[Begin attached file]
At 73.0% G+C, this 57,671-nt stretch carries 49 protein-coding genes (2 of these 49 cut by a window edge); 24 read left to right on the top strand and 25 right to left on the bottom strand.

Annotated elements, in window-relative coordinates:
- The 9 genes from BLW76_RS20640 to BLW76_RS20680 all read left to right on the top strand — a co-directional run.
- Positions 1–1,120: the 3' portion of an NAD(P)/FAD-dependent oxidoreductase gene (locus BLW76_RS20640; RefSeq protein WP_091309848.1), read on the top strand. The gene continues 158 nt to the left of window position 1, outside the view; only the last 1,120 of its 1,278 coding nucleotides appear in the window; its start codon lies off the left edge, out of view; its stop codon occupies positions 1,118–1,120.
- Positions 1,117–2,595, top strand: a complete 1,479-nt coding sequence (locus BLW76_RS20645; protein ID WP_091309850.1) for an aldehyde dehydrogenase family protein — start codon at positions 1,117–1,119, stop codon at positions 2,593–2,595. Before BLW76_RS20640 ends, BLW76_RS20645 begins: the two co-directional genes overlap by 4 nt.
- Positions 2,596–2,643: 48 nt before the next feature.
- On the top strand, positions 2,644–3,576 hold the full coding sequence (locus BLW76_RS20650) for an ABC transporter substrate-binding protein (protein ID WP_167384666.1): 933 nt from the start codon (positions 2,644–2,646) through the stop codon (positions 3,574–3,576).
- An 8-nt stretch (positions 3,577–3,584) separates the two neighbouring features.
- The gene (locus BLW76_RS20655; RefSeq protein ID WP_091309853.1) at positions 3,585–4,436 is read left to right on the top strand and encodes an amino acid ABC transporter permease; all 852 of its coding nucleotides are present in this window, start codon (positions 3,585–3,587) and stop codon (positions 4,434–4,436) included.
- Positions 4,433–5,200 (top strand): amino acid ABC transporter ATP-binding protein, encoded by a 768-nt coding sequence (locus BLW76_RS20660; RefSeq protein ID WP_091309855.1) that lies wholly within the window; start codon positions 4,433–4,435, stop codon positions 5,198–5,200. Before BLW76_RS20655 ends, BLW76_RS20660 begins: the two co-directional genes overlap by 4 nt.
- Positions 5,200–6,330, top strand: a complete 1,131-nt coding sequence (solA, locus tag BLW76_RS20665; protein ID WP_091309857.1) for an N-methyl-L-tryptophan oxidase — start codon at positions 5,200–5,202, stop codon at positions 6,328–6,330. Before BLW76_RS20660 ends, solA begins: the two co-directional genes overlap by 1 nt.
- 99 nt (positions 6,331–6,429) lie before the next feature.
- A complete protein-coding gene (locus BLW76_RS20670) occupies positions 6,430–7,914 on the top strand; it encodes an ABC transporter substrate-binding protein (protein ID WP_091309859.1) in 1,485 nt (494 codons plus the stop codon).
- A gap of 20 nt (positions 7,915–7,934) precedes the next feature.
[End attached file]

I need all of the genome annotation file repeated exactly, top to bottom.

At 73.0% G+C, this 57,671-nt stretch carries 49 protein-coding genes (2 of these 49 cut by a window edge); 24 read left to right on the top strand and 25 right to left on the bottom strand.

Annotated elements, in window-relative coordinates:
- The 9 genes from BLW76_RS20640 to BLW76_RS20680 all read left to right on the top strand — a co-directional run.
- Positions 1–1,120: the 3' portion of an NAD(P)/FAD-dependent oxidoreductase gene (locus BLW76_RS20640; RefSeq protein WP_091309848.1), read on the top strand. The gene continues 158 nt to the left of window position 1, outside the view; only the last 1,120 of its 1,278 coding nucleotides appear in the window; its start codon lies off the left edge, out of view; its stop codon occupies positions 1,118–1,120.
- Positions 1,117–2,595, top strand: a complete 1,479-nt coding sequence (locus BLW76_RS20645; protein ID WP_091309850.1) for an aldehyde dehydrogenase family protein — start codon at positions 1,117–1,119, stop codon at positions 2,593–2,595. Before BLW76_RS20640 ends, BLW76_RS20645 begins: the two co-directional genes overlap by 4 nt.
- Positions 2,596–2,643: 48 nt before the next feature.
- On the top strand, positions 2,644–3,576 hold the full coding sequence (locus BLW76_RS20650) for an ABC transporter substrate-binding protein (protein ID WP_167384666.1): 933 nt from the start codon (positions 2,644–2,646) through the stop codon (positions 3,574–3,576).
- An 8-nt stretch (positions 3,577–3,584) separates the two neighbouring features.
- The gene (locus BLW76_RS20655; RefSeq protein ID WP_091309853.1) at positions 3,585–4,436 is read left to right on the top strand and encodes an amino acid ABC transporter permease; all 852 of its coding nucleotides are present in this window, start codon (positions 3,585–3,587) and stop codon (positions 4,434–4,436) included.
- Positions 4,433–5,200 (top strand): amino acid ABC transporter ATP-binding protein, encoded by a 768-nt coding sequence (locus BLW76_RS20660; RefSeq protein ID WP_091309855.1) that lies wholly within the window; start codon positions 4,433–4,435, stop codon positions 5,198–5,200. Before BLW76_RS20655 ends, BLW76_RS20660 begins: the two co-directional genes overlap by 4 nt.
- Positions 5,200–6,330, top strand: a complete 1,131-nt coding sequence (solA, locus tag BLW76_RS20665; protein ID WP_091309857.1) for an N-methyl-L-tryptophan oxidase — start codon at positions 5,200–5,202, stop codon at positions 6,328–6,330. Before BLW76_RS20660 ends, solA begins: the two co-directional genes overlap by 1 nt.
- 99 nt (positions 6,331–6,429) lie before the next feature.
- A complete protein-coding gene (locus BLW76_RS20670) occupies positions 6,430–7,914 on the top strand; it encodes an ABC transporter substrate-binding protein (protein ID WP_091309859.1) in 1,485 nt (494 codons plus the stop codon).
- A gap of 20 nt (positions 7,915–7,934) precedes the next feature.